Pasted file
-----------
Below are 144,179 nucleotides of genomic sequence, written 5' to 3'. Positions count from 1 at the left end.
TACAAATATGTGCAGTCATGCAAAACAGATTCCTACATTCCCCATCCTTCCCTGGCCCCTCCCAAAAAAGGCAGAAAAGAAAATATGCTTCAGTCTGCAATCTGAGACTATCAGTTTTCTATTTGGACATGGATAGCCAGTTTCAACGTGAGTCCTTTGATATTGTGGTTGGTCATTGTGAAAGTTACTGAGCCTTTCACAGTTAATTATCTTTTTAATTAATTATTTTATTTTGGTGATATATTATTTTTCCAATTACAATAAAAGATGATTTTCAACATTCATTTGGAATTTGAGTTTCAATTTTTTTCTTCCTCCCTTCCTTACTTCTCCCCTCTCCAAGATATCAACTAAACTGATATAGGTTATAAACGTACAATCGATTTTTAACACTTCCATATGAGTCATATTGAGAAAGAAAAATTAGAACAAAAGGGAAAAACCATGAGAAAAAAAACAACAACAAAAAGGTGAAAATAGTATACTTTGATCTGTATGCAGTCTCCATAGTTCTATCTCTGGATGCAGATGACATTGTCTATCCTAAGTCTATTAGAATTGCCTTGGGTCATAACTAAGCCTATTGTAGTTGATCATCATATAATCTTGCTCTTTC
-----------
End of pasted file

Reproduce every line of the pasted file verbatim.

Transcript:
Below are 144,179 nucleotides of genomic sequence, written 5' to 3'. Positions count from 1 at the left end.
TACAAATATGTGCAGTCATGCAAAACAGATTCCTACATTCCCCATCCTTCCCTGGCCCCTCCCAAAAAAGGCAGAAAAGAAAATATGCTTCAGTCTGCAATCTGAGACTATCAGTTTTCTATTTGGACATGGATAGCCAGTTTCAACGTGAGTCCTTTGATATTGTGGTTGGTCATTGTGAAAGTTACTGAGCCTTTCACAGTTAATTATCTTTTTAATTAATTATTTTATTTTGGTGATATATTATTTTTCCAATTACAATAAAAGATGATTTTCAACATTCATTTGGAATTTGAGTTTCAATTTTTTTCTTCCTCCCTTCCTTACTTCTCCCCTCTCCAAGATATCAACTAAACTGATATAGGTTATAAACGTACAATCGATTTTTAACACTTCCATATGAGTCATATTGAGAAAGAAAAATTAGAACAAAAGGGAAAAACCATGAGAAAAAAAACAACAACAAAAAGGTGAAAATAGTATACTTTGATCTGTATGCAGTCTCCATAGTTCTATCTCTGGATGCAGATGACATTGTCTATCCTAAGTCTATTAGAATTGCCTTGGGTCATAACTAAGCCTATTGTAGTTGATCATCATATAATCTTGCTCTTTC